Labor Law Pointers - Volume XI, No. 10

Volume XI, No. 10 Wednesday, September 7, 2022
 Note from David R. Adams:
Do you have a situation? We love situations. Give us a call, send an email, drop by, we truly enjoy solving complex Labor Law and risk transfer issues.    Labor Day has passed, and the summer is winding down quickly. Courts are picking up the pace, and more decisions are coming soon.    This month we have a guest author: longtime reader and first-time contributor C. Briggs Johnson, who argued our first case of the month, Ruisech v Structure Tone Inc. in the First Department, and offers his take on the decision. It is always interesting to hear from the attorney who argued the case. Briggs is an appellate attorney with Gallo Vitucci Klar in Westchester. I watch many of the oral arguments when there is a decision I particularly wonder about, but it is always nice to hear it from the horse’s mouth. On to our photos of the month... In our first offering, the plaintiff is a plumber, on site to install new water lines in a structure being renovated by the owner so that he can live there. The structure was a hardware store, and no one had ever lived there, as it had always been a strictly commercial building. The hardwood floor was in the process of being resurfaced, when the flooring contractor found some of the supporting joists needed to be replaced, and the only way to access them was to cut a hole in the floor; so, he did. That hole was allowing dust from the resurfacing to drift down to the floor below, so they covered it with bright green cardboard so everyone could see it. When the plumber was walking across the floor, he noticed that there was some type of cardboard on the floor but saw no reason he couldn’t walk right across it. The cardboard, obviously, could not support him, and his foot and leg went through, causing injury.  § 240(1) case?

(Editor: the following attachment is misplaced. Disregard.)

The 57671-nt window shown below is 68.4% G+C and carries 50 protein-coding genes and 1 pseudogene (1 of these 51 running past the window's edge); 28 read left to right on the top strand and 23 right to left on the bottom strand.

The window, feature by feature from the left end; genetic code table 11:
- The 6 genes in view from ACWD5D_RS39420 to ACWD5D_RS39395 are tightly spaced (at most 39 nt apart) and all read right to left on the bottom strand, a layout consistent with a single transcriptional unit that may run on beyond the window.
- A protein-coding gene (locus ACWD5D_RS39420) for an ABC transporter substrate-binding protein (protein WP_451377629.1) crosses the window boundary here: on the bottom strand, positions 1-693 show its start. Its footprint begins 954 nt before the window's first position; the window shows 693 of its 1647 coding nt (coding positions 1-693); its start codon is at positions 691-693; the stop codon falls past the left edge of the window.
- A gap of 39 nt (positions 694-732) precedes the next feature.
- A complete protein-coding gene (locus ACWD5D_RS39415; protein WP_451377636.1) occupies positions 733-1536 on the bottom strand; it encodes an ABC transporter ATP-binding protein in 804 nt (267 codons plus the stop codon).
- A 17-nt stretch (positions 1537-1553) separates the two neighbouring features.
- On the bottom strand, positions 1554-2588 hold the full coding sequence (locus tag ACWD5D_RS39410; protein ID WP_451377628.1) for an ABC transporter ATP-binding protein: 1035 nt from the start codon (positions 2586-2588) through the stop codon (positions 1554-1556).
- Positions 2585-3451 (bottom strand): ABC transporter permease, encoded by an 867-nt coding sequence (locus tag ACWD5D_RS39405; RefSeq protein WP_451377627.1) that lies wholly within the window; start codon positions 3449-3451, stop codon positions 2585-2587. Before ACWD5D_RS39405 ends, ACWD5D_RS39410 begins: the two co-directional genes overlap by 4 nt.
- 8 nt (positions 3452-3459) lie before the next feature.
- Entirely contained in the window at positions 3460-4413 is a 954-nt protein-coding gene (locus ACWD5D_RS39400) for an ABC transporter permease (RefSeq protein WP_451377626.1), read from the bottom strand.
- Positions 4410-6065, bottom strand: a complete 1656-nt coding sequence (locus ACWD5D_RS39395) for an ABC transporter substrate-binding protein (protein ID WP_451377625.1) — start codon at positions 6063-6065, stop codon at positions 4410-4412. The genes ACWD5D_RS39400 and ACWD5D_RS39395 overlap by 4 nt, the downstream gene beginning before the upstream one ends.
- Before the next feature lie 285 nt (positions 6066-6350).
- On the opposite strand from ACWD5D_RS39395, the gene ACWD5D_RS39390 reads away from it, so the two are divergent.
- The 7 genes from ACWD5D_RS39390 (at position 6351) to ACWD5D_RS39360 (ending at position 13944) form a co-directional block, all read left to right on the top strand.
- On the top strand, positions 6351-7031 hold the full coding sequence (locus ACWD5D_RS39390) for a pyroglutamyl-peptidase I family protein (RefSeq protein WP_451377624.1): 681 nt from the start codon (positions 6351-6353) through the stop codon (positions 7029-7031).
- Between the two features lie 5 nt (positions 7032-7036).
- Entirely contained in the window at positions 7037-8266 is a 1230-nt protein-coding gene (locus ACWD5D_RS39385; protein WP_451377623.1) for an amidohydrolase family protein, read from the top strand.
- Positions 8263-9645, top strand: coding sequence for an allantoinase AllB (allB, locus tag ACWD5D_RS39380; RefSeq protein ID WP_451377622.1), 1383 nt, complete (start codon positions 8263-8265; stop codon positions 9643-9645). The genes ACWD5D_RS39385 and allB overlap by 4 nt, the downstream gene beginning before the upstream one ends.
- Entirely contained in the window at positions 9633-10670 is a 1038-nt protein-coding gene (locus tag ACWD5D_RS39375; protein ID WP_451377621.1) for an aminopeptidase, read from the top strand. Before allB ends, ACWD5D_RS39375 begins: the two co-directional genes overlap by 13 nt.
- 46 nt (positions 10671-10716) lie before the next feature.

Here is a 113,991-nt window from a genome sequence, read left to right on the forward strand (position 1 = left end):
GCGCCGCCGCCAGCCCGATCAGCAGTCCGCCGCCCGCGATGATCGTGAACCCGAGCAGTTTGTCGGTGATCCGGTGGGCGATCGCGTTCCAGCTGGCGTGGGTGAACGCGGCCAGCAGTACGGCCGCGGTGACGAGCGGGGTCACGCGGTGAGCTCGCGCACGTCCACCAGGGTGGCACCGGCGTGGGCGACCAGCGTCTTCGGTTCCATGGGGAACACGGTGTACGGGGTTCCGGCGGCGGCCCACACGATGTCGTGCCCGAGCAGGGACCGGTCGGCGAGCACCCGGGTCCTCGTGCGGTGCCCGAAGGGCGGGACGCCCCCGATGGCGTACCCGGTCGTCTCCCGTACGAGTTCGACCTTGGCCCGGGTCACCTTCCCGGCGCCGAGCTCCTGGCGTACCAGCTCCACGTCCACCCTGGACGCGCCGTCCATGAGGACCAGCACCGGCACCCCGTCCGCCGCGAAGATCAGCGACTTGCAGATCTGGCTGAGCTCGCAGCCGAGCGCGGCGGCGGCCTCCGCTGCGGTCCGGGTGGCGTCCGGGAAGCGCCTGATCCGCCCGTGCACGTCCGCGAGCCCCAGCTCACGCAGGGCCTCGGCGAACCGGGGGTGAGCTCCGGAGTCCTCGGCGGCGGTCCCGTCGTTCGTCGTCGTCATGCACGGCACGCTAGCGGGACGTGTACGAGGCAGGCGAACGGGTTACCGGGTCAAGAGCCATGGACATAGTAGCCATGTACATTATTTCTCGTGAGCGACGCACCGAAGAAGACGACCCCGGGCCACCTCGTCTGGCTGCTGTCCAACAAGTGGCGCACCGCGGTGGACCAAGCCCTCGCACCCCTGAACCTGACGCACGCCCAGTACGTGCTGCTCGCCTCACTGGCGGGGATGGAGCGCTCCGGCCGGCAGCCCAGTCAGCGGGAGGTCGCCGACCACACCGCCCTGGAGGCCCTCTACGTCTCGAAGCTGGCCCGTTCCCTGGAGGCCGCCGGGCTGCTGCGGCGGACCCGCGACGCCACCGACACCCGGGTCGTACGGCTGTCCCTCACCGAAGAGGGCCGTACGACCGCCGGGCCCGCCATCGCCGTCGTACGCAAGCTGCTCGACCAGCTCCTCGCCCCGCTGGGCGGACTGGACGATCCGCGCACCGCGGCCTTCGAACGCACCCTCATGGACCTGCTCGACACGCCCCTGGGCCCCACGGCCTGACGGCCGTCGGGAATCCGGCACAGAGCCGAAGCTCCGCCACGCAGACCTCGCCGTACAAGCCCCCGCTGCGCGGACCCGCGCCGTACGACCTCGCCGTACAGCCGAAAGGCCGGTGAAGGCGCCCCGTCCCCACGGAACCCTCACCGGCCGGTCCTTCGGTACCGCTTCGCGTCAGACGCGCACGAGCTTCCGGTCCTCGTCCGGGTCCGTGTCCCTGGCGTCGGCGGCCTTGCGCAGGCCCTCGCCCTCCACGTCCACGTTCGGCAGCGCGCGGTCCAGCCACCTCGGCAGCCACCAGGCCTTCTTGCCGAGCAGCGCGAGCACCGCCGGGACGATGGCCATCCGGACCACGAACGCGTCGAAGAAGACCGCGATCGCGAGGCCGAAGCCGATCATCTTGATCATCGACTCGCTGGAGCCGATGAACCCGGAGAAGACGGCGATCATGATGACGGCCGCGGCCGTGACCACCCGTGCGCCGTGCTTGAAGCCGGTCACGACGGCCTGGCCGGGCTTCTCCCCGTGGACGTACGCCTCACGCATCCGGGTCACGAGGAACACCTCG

As always, let’s explore the necessary elements: The plaintiff was a person so employed. The project, construction, is a valid project. The injury was caused by the application of gravity, and the contractor who placed the cardboard is a valid defendant.  The owner, who was in the process of converting a commercial property to a residential property is entitled to the homeowner’s exemption, as the intent was to create a residential property. The fact that the plaintiff did not fall all the way through the cardboard does not matter, as the injury was caused by the application of gravity.  § 240(1) summary judgment awarded to the plaintiff.   In the next photo, the owner of a restaurant hired a painting contractor to paint the interior of the building. Unfortunately, the painters each thought someone else was bringing the ladders, which had been carefully set out at the shop for their use. So, they had to stack up the tables to reach the higher portions of the walls; despite their training never to do such a thing. All three of them stacked the tables together to reach such a dizzying height. It came as a complete surprise to all involved when the stack fell over and the painter on top fell to the floor and was injured. Is that a § 240(1) case?
The necessary elements are met for a prima facie case. The owner of the restaurant is a proper defendant, the plaintiff is a person so employed, the project, painting, is a protected activity, and the injury was clearly caused by the application of gravity. The defendant argues sole proximate cause, but to what effect? First, we will review the necessary elements of the defense. The plaintiff must have 1) an appropriate safety device which is 2) available to the plaintiff which he 3) fails to use or misuses after he was 4) instructed to use or knew he should use the safety device 5) and does so for no good reason. Here, the sole proximate cause defense fails for 2 reasons. For the appropriate safety device to be deemed available, it must be at the work site, not back at the shop, in virtually every instance. Secondly, the stacking of the tables was conducted by all the workers and, thus, the plaintiff’s actions were not the SOLE proximate cause of the accident.   In the third photo, the workers, who were demolishing an exterior stairway on an apartment building, were injured when their actions caused the entire stairway to collapse, and both fell to the ground.  § 240(1) case?